Wednesday, August 10, 2011

Atari, EA, Quickoffice and Square-Enix ask court to let Apple intervene in Lodsys lawsuit

Four of the companies defending themselves agaist Lodsys in its lawsuit against (mostly) iOS and (partly also) Android app developers -- Atari, Electronic Arts, Quickoffice and Square-Enix -- filed a joint letter to the court yesterday that culminates in the following request:

"In view of the Supporting Defendants' critical need to rely upon Apple's assistance in developing the evidence in this matter, Apple's willingness to participate as a party in this action, and the lack of any cognizable prejudice to Lodsys, the Supporting Defendants respectfully urge this Court to grant the pending motion to intervene."

This letter, which I have uploaded to Scribd, follows Apple's reply brief defending its motion for an intervention against a lengthy -- but probably and hopefully not too strong -- opposition brief from Lodsys.

The four defendants who filed this letter are all represented by the same law firm: Gibson, Dunn & Crutcher LLP (a large and very reputable firm). They wouldn't be using the same law firm if they didn't have the intention to cooperate closely throughout this litigation. Quickoffice is the largest one of the seven app developers Lodsys sued originally. It raised approximately $30 million of venture capital a few years ago. The three games companies with which Quickoffice is partnering here are much larger, of course. They, unlike Quickoffice, were named as defendants only after Apple's original motion to intervene. Therefore, those three companies have not even been served their summons so far. But they didn't want to wait. They wanted "to ensure that their voices are heard in connection with the pending motion to intervene".

This is how the four copmpanies argue in favor of Appe's intervention:

  1. They summarize the gist of Apple's motion for an intervention as stating that "the terms of [Apple's existing] license [to Lodsys's patents-in-suit] operate to immunize application developers (such as the Supporting Defendants) from any infringement of the Asserted Patents on account of iPhone or iPad games such as those made or published by the Supporting Defendants". Note that these four companies aren't accused of infringement of Lodsys's patents with any Android-based apps (unlike Angry Birds maker Rovio from Finland and Illusion Lab AB from Sweden).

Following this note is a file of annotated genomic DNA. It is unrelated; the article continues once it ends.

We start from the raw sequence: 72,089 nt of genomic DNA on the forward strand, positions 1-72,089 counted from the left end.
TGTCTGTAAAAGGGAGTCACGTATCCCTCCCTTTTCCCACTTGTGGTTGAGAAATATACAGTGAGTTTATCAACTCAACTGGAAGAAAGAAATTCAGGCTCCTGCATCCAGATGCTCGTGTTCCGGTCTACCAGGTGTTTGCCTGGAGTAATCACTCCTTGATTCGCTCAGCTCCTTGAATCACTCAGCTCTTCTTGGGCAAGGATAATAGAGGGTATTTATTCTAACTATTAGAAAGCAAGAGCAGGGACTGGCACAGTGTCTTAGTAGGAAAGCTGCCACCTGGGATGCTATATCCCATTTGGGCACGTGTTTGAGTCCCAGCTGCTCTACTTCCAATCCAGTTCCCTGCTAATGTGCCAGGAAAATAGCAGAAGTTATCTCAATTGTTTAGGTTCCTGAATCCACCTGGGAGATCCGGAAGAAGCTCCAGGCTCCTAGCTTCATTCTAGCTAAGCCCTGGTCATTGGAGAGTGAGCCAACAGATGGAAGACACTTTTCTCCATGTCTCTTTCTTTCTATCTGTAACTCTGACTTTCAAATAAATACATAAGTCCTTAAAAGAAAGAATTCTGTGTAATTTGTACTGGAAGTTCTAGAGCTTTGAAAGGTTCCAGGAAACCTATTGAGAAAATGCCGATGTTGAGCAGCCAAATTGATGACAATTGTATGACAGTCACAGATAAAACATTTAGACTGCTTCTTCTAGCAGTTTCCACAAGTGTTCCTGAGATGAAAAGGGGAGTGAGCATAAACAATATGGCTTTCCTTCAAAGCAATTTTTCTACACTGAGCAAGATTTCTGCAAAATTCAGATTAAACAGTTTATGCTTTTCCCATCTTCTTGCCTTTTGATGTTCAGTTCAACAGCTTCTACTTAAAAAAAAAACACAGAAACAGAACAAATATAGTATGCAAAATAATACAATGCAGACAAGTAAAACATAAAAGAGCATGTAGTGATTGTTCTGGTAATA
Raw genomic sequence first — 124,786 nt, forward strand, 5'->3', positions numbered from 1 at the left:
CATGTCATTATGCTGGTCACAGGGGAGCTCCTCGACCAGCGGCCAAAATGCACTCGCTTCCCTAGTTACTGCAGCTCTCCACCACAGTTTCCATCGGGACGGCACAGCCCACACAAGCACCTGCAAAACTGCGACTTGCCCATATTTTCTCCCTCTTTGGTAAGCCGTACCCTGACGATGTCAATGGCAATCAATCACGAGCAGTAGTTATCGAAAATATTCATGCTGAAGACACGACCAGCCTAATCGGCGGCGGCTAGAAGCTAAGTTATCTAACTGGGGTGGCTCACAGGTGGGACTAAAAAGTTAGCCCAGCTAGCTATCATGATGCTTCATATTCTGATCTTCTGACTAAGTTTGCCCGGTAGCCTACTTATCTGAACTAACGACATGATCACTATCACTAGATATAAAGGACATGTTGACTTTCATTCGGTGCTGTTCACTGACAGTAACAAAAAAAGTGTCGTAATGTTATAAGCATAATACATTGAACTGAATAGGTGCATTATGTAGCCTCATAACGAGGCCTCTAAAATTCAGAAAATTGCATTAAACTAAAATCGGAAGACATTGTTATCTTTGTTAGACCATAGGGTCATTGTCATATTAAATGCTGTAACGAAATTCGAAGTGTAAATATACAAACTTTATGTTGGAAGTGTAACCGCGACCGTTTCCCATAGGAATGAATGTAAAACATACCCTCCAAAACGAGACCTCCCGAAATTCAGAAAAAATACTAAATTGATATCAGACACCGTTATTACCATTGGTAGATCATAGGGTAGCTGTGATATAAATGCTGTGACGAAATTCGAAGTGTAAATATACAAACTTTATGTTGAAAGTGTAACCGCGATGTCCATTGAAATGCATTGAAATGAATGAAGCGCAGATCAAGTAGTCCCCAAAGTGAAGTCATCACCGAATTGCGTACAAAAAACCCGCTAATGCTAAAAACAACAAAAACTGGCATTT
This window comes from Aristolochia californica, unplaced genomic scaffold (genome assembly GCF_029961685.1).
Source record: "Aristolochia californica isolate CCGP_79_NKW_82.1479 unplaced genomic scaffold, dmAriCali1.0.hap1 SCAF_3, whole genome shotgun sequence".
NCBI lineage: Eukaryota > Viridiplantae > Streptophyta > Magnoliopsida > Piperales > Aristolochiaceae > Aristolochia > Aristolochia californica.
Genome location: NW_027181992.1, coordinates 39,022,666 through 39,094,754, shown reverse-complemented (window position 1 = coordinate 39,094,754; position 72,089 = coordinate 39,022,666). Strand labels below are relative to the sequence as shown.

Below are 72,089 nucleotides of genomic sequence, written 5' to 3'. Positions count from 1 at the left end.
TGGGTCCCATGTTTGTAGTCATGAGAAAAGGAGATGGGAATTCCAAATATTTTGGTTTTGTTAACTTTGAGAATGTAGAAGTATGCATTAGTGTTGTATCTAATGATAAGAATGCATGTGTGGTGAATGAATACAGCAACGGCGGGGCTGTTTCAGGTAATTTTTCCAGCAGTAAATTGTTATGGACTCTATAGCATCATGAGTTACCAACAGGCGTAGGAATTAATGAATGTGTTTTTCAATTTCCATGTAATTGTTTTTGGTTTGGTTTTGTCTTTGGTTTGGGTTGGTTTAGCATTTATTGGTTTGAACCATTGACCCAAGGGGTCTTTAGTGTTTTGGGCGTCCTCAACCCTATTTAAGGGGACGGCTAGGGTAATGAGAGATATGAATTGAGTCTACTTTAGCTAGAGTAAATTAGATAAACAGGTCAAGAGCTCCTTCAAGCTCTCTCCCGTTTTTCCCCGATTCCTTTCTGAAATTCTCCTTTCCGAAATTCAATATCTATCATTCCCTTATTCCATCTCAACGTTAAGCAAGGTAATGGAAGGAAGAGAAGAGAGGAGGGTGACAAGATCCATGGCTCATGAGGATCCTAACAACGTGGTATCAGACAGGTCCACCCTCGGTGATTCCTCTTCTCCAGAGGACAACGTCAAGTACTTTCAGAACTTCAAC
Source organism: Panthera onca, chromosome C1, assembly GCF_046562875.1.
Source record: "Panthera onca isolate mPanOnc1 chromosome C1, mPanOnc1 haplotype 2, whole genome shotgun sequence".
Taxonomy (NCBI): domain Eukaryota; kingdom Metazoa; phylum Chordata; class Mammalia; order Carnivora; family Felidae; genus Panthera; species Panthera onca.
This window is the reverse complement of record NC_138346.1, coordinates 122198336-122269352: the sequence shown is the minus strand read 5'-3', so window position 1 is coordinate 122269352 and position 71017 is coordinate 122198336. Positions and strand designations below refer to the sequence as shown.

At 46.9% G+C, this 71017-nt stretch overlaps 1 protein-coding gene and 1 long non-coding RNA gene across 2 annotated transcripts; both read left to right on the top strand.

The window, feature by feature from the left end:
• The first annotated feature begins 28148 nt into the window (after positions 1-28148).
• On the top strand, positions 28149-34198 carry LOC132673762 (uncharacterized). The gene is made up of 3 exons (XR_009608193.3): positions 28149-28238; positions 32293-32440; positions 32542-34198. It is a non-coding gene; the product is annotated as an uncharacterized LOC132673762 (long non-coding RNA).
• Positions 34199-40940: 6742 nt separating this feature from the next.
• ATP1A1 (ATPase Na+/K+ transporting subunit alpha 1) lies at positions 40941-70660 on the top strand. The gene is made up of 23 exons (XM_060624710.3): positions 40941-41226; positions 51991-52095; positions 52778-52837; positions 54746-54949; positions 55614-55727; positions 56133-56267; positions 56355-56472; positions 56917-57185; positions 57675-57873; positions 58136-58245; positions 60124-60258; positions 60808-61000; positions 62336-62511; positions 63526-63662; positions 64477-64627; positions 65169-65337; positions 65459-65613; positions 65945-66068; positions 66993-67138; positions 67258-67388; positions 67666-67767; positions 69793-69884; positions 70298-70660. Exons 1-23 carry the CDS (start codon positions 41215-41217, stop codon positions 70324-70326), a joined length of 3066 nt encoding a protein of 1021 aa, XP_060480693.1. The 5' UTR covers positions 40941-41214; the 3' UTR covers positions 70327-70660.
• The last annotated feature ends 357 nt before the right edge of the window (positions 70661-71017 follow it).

2. They accurately conclude from Apple's motion for an intervention that "[i]f this were proven to be correct (the Supporting Defendants do not yet have access to the confidential license at issue), the Supporting Defendants would each have a complete defense to the claims of Lodsys in this matter, regardless of whether the Asserted Patents are valid, enforceable and infringed (all of which the Supporting Defendants dispute)". It's reasonable to assume that Apple would indeed not let those companies take a look at the license at this stage. After a possible admission of Apple as an intervenor, that may happen, but not yet. It's furthermore true that Apple's license would resolve this issue in favor of those particular defendants (though not the two companies who are also sued over Android-based apps), rendering all other questions (validity, enforceability and infringement of those patents) irrelevant. They refer to this as "what may prove to be a complete defense to the infringement claims in this action".